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The American Scene lays out the competing moral claims Clinton and Obama make on the Democratic nomination. I like this article because it acknowledges, as many similar articles do not, that the situation is not strictly black and white. The fact that Barack can’t get the job done in big states is troubling, the undemocratic nature of the caucuses and the failure of the delegate system to map directly onto the popular vote is problematic, and on and on. Obama clearly has the better of the argument as the winner under the rules, and accordingly he will be almost certainly be the nominee however long it takes to get there—but it costs me nothing to concede to the Clintons that, yes, the rules are not holy writ and they are not Objectively Fair and Just. They are merely the rules agreed-upon in advance by all parties involved.

My worry, going forward, is that Clinton can see the writing on the wall and will conclude that her only chance for the nomination is to turn her ship around and fly, guns blazing, at the DNC itself. Clinton’s last card is a big one, a kind of doomsday device—she can attack the delegate system and the rules themselves, claiming that various features of the primary have perverted the actual will of Democratic voters for reasons X, Y, and Z. From a procedural standpoint, this is nonsense, and from a partisan standpoint it is a total disaster, because if the delegate system is delegitimized in the eyes of Clinton supporters there’s no way to declare Obama the winner in a way they will accept and therefore no way to bring the party back together again afterwards. But it remains, nonetheless, a card she can play.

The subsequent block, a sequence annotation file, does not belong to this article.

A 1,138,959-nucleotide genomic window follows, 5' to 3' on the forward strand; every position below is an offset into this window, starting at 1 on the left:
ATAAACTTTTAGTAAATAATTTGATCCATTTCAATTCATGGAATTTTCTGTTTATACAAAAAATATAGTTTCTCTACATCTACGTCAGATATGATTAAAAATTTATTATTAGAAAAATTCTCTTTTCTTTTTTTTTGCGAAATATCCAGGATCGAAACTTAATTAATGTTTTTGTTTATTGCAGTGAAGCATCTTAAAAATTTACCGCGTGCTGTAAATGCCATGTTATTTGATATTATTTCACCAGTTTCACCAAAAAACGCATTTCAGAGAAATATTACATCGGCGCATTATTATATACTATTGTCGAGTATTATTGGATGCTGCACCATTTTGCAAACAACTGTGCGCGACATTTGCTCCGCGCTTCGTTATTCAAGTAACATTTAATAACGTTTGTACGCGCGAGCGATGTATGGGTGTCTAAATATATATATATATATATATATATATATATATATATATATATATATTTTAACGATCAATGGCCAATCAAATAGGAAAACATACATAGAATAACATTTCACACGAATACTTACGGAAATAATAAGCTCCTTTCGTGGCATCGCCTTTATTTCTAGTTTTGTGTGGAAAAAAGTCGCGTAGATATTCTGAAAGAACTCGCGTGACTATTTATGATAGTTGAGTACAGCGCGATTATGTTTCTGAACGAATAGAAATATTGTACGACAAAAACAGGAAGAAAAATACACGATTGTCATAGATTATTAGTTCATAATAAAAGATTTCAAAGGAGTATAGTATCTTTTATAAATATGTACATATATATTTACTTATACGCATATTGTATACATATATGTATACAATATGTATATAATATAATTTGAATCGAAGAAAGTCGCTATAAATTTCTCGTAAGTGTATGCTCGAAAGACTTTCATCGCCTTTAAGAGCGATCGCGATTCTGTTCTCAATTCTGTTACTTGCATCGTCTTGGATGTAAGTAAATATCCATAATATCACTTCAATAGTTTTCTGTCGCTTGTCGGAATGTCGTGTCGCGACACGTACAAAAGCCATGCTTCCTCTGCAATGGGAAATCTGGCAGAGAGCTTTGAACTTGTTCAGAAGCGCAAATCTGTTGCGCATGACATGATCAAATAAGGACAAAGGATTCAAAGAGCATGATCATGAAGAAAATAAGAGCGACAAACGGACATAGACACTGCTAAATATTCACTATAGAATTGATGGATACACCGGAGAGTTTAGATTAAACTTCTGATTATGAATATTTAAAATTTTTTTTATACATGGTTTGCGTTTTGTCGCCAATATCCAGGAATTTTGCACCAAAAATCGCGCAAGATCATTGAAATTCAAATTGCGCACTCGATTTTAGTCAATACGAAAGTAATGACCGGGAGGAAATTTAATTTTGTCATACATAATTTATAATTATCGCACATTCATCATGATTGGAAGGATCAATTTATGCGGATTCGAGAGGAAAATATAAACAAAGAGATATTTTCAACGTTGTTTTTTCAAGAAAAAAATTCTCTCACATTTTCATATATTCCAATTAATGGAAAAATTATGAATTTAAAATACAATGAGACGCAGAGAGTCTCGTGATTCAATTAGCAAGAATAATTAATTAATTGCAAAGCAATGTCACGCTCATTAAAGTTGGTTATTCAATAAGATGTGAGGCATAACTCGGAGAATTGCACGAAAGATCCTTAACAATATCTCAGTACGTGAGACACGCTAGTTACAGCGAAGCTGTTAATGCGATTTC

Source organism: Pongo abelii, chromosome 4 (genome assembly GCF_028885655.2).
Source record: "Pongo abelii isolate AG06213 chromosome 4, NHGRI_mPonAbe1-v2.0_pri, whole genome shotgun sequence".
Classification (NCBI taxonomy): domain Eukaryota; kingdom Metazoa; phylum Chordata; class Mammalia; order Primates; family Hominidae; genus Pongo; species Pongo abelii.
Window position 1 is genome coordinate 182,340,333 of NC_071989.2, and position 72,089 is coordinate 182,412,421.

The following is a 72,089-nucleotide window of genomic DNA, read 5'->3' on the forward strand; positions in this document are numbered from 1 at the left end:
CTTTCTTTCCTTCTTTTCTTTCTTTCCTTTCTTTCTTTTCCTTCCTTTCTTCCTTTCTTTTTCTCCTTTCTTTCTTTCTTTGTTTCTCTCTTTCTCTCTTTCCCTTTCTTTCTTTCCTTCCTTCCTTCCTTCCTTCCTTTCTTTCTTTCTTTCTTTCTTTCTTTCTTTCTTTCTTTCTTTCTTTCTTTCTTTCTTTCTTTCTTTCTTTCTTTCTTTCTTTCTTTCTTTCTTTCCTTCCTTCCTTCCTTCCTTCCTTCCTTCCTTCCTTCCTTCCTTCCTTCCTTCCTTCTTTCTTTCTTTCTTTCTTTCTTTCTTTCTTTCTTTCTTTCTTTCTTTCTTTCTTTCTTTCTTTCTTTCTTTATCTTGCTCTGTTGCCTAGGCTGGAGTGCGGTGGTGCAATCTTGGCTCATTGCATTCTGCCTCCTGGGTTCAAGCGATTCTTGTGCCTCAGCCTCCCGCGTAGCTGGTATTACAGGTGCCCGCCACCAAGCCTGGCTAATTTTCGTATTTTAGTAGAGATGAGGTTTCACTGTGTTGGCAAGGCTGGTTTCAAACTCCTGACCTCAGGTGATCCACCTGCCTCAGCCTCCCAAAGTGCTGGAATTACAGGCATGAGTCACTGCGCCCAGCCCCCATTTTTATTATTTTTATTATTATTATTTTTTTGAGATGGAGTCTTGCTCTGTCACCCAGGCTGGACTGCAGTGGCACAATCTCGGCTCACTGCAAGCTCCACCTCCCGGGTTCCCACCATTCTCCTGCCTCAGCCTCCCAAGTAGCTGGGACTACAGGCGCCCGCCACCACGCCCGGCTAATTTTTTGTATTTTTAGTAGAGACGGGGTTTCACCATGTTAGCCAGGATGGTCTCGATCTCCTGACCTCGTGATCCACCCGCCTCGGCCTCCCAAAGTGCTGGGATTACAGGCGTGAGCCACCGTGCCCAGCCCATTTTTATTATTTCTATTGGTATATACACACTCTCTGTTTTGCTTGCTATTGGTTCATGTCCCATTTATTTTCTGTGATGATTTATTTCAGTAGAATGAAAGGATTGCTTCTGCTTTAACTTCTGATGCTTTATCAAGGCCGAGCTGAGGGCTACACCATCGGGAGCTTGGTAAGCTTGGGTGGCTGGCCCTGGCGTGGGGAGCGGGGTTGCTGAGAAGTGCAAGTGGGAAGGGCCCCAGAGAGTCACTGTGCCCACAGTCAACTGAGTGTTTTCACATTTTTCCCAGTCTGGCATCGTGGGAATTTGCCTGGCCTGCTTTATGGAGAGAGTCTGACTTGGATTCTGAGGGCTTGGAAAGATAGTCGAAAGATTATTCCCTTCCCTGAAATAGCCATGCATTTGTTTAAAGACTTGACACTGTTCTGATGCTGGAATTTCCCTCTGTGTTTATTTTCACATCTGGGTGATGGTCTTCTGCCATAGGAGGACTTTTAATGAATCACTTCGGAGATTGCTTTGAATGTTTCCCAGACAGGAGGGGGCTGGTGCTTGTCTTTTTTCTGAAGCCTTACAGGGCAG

(As I wrote the other night, this total disaster scenario may even be a feature, not a bug; see possibility #3 in this comment thread.)

My point in writing all this is simply to acknowledge that, regardless of its relative lack of merit, Clinton will still have an argument that she should get the nomination over Obama even if she loses the race by every conceivable metric (as it appears she will)—and, worse, such an argument could actually take root in a party still smarting from the injustice of the 2000 election, with a press that is anxious to find some way for the Democrats to improbably let this gift-wrapped election roll, Buckneresque, right through their legs.

Obama supporters need to be ready to counter this.

Written by gerrycanavan

March 6, 2008 at 3:18 pm